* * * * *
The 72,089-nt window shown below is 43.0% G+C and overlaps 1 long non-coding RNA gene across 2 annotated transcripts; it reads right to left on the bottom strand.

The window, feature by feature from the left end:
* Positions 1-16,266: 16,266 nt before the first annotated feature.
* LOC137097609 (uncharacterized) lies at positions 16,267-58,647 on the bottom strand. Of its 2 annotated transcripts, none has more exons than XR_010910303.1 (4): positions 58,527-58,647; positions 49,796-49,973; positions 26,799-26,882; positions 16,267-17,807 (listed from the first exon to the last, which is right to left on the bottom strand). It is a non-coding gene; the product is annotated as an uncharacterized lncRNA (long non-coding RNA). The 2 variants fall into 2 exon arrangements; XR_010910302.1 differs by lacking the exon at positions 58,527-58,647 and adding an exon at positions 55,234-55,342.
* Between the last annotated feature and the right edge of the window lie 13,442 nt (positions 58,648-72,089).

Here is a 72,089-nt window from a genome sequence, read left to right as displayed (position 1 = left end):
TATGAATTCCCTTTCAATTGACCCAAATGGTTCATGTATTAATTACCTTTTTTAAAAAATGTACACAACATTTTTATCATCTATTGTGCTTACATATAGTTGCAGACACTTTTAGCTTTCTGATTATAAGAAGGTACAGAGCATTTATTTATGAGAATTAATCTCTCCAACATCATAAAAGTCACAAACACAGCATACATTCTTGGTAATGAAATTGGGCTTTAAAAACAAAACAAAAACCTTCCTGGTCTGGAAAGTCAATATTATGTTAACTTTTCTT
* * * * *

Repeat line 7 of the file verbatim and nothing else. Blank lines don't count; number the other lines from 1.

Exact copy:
TATGAATTCCCTTTCAATTGACCCAAATGGTTCATGTATTAATTACCTTTTTTAAAAAATGTACACAACATTTTTATCATCTATTGTGCTTACATATAGTTGCAGACACTTTTAGCTTTCTGATTATAAGAAGGTACAGAGCATTTATTTATGAGAATTAATCTCTCCAACATCATAAAAGTCACAAACACAGCATACATTCTTGGTAATGAAATTGGGCTTTAAAAACAAAACAAAAACCTTCCTGGTCTGGAAAGTCAATATTATGTTAACTTTTCTT